SHREVEPORT, La. (KTAL/KMSS) — Keeping our lives was our main goal,” said former Honduran Criminal Judge, Ely Bulnes, who refused to preside over a case that involved organized crime placing her, her husband, and her two-year-old daughter’s lives in danger.

Honduras, which is about the size of Pennsylvania, is currently one of the most violent countries on the planet that is not at war.

They were forced to leave their families behind, immigrate to America, learn English, and rebuild their lives all over again.

“Not because we wanted to change careers or because we wanted to become ministers that came later as we walked in the way God chose for us,” said Supernumerary Criminal Judge, Bulnes.

Ely and her husband, Jesus, were both lawyers who came to the U.S. with student visas. Their church in Honduras connected them with the Christian Theological Seminary (CTS) in Indianapolis.

  • Honduran lawyers, Ely and Jesus Bunies and their white fluffy dog pose in front of vibrant painting in their two story home.
  • Proud Honduran lawyers' picture of a painting by their talented daughter.
  • Honduran Criminal Judge Ely Bunies stands in hallway in front of paintings by her husband, daughter and her father-in-law.

After they graduated with a Masters in Theological Studies at CTS, Ely Bulnes said it was very difficult to turn their student visas into work visas.

“The only job opportunity in the whole of the United States – in other words, the only job God has for us was to work as ministers in a church here in Shreveport.”

The process of securing an employment visa is predominately in the hands of the applicant’s employer. They need to sponsor said applicant and submit documents on the applicant’s behalf – which is how they landed in Shreveport.

“It’s difficult to leave your country and begin a new life here in the United States. I think most people who come to this country from around the world – everywhere from many different parts- we come here with hope.”

In 2008, the Bulnes family grappled with the tumultuous process of immigration for the second time: changing their work visa to permanent residence.

Their work visas were expiring and due to USCIS’s delay they were forced to think of the unthinkable: risk being illegal immigrants or leave The States – where they’ve resided for eight years – and go back to Honduras and risk their lives.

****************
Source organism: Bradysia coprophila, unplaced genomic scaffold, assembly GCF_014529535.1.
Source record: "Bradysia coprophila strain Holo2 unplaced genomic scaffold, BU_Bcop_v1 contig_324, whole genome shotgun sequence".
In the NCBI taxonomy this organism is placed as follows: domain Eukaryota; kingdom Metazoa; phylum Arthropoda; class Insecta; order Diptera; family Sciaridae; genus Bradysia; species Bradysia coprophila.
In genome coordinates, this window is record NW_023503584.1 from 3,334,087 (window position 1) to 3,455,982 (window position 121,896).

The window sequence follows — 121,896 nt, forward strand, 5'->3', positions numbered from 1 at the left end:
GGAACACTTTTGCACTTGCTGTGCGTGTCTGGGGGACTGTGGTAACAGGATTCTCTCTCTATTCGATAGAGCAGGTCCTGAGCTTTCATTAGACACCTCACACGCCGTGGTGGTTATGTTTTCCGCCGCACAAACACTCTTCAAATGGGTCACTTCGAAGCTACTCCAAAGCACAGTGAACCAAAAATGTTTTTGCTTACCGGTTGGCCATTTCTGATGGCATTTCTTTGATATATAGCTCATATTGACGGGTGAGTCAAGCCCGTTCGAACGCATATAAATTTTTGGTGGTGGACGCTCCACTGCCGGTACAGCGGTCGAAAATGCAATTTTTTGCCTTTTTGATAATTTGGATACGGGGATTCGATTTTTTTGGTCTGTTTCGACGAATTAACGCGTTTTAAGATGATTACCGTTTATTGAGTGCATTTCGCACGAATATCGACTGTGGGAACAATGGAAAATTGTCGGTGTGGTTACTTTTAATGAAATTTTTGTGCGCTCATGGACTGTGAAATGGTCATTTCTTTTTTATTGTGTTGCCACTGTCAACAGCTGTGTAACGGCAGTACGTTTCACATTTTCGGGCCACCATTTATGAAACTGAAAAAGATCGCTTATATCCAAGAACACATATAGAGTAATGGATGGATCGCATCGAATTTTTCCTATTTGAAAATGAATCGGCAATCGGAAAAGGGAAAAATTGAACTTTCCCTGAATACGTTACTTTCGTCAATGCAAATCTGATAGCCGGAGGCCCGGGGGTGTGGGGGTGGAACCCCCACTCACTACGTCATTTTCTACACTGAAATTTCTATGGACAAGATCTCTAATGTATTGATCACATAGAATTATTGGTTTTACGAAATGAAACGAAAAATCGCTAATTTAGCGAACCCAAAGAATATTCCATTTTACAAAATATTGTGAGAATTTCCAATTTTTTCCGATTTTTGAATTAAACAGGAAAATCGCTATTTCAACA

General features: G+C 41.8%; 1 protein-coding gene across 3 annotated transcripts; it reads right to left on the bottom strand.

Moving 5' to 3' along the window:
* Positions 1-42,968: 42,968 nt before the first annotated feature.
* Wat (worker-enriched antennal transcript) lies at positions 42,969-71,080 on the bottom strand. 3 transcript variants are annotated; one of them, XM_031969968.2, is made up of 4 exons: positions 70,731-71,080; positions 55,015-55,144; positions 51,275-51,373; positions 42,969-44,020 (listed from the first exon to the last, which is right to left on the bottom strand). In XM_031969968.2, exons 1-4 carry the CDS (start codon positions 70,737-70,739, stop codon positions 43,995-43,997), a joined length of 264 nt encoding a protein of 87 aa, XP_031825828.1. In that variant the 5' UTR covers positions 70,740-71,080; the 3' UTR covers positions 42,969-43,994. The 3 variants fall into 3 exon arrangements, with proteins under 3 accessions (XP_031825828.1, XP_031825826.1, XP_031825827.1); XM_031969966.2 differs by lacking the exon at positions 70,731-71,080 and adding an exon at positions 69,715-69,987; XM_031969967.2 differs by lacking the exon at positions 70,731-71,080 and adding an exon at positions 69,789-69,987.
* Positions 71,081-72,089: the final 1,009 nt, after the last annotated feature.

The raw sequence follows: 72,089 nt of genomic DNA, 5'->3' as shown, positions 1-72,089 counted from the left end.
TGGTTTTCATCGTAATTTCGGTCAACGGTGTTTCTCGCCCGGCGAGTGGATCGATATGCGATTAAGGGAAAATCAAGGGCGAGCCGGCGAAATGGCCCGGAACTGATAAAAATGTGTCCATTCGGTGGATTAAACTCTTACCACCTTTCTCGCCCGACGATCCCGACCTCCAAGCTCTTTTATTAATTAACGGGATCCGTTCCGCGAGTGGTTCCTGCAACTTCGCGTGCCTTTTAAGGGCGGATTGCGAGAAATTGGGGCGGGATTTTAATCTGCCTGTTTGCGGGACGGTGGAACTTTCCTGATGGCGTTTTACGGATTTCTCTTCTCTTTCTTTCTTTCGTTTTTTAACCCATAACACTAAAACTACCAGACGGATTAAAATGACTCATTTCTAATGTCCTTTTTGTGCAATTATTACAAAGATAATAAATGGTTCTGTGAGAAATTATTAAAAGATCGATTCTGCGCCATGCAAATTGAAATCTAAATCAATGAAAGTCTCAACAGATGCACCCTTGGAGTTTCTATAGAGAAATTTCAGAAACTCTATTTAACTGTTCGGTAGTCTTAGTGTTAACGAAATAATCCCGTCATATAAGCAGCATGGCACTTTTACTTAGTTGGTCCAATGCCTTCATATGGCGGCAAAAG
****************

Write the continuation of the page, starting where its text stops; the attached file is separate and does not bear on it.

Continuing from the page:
“We didn’t want to be illegal here” explains Bulnes, “If we got in that situation everything we have done before would be for nothing, so we needed to leave the country to avoid any problems.”

She recalls her daughter was roughly ten years old at the time saying, ‘I love Honduras and I want to go there to visit but this is my country and I don’t want to leave the United States.’

The Bulnes made the tough decision to leave.

With all their belongings packed, they received their permanent residency status.

“We also feel that this is our home country and that’s something I try to explain to Americans especially because even if we are from another country; even when we speak English with an accent; even when we still love our culture; even when we have two different backgrounds. We can blend them together and we can blend both together, and we love this country as much as we love our native country.”

Now her daughter, a student in Hebrew Fine Arts, taught the parents to embrace the American culture, one peanut butter and jelly sandwich at a time.

“Our daughter grew up in between two cultures, you know, our Latino culture and also the United States. And actually, for her, the United States is her country,” Bulnes’ daughter is currently studying in Isreal, “When she was little and used to live with us, we used to say, ‘In this house, is Houndras territory, and in here we speak Spanish, and here we listen to Latin music and here we eat Latino.”

Ely Bulnes also works as a Spanish teacher at St. Marks’ Cathedral School, and an NWLA Resource Access Service Association (RASA) board member, “You know, serving others and especially the Hispanic and Latino community that back then in 2004 it was a very small community and now it has grown a lot.”

NWLA RASA is a non-profit organization with the purpose of empowering and serving the Latino and Hispanic communities. RASA provides services focusing on education, community outreach, immigration, social services, and legal/medical assistance to people in need. 

She is excited about Hispanic Heritage Month and celebrations of it here in Shreveport. She enjoys uniting people from different countries like Nicaragua to Spain together, sharing different foods, music, and experiences.

Mrs. Bulnes calls America her home country and Honduras her native country but they share the same space in her heart.

“I think that’s something that most of the people that come to this country have in their hearts and that’s what really calls us to serve them, to help them, to ease the way for them because we know how it is to feel like that.”